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China: 3 healthcare reforms and the opportunities for pharma

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China: 3 healthcare reforms and the opportunities for pharma

Frank Guo
Managing Director
HCR Healthcare

LinkedIn

Frank Guo has 17 years of healthcare research, business development and consulting experience both agency and client side. He and his team help international and local clients to make smart business decisions that lead to continuous growth in the very dynamic China healthcare market.

As China reforms its healthcare system, Frank Guo outlines the implications for multinational pharma companies

China’s healthcare system is undergoing a major reform, one of the most complex and far-reaching efforts ever undertaken by a public health system. The aim is to establish a basic health system which will provide over 1.3 billion people with better access to effective, low-cost health services.

While China’s healthcare ecosystem is undoubtedly complicated, it’s also full of potential. Medical reform will reshuffle the elements in the healthcare chains, creating new systems which are appropriate for a modern society.

Here are three examples of key reforms and their implications for pharma multinational companies (MNCs):


‘Zero mark-up policy’ and ‘drug ratio control’

Traditionally hospitals in China have added a 15% mark-up on all pharma products, leading to a culture of over-prescribing due to hospitals profiting. In 2017, this mark-up was cancelled nationwide.

As a further step to control the excessive use of pharmaceuticals, a ‘drug ratio control’ was introduced which set up a ceiling for drug revenue ratio (within total hospital revenue). In many cases the stipulated drug ratio is around 30% and payers won’t exceed this limit.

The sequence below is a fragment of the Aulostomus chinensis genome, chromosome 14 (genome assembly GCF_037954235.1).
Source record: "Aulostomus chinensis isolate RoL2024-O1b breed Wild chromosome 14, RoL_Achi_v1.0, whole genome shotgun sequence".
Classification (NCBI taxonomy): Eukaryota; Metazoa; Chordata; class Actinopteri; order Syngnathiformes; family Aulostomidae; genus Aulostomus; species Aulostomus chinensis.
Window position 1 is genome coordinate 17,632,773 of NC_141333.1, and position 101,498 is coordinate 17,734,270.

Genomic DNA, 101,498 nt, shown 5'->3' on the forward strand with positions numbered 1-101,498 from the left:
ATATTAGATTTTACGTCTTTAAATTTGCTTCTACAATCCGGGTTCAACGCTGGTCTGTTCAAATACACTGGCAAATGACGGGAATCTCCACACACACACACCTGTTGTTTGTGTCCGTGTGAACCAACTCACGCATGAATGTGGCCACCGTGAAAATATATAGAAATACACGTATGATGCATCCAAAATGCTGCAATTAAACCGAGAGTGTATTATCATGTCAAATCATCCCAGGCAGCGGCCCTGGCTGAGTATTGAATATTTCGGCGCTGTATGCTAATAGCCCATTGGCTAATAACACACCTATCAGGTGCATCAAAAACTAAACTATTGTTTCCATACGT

As result of these policies, hospitals can no longer profit from pharmaceuticals and the prescription rate has dropped. Sales of high-price medicines in particular are affected and hospital listing has become even more challenging.


Generic consistency evaluation (GCE)

There’s a big difference in tender prices between originator and generic pharmaceutics. Typically, originator products still command a higher price after patent expiration, as many people (prescribers and patients) claim that they are of better quality.

As part of China’s drug approval reform, all generic products must now pass a compulsory consistency test. They will then be considered on a par with originator products, helping drive down the originator price. As China is one of the largest generic drug markets in the world, the GCE is likely to have significant, long-lasting impacts on the market landscape, drug pricing and generic competition.


Speeded-up approval process and faster medical insurance listing

Due to bureaucratic processes, it’s traditionally taken a very long time to bring new drugs to market in China. However, in recent years there’s been a noticeable earlier-than-expected approval timeline for innovative drugs or products that treat serious diseases, such as cancer.

Regarding medical insurance, it used to be the case that the medical reimbursement list was updated only once every five to ten years, so the opportunity for new products to be included soon after launch was very limited. However, the government has recently been very active in engaging in negotiations with manufacturers for medical insurance listing and it now seems this will become an annual event. At HCR Healthcare, many of our MNC pharma clients have expressed their surprise at being called to negotiations thanks to the new streamlined approval and medical insurance list processes.


While China’s healthcare ecosystem is undoubtedly complicated, it’s also full of potential


How should MNC pharma players respond to these reforms? One way is by bringing more innovative products to the Chinese market: given all the cost-control policies mentioned above, current portfolios are unlikely to provide sufficient growth. New products will hit the market a lot quicker than ever before; however, MNCs must take the dynamics of the Chinese market into account and be prepared to go into medical insurance negotiation with a realistic pricing strategy.

Or, an alternative strategy, MNCs could focus on streamlining their current ‘in-line’ products - the ones that have been on the market for a long time with increasing pressure for price cuts. For example, at HCR Healthcare we’re increasingly seeing MNC players license out their old products to local companies, thereby reducing costs and freeing up resources for higher-growth products.

In this period of healthcare transformation, forecasting the trend and catching the opportunities can only help MNCs gain the upper hand.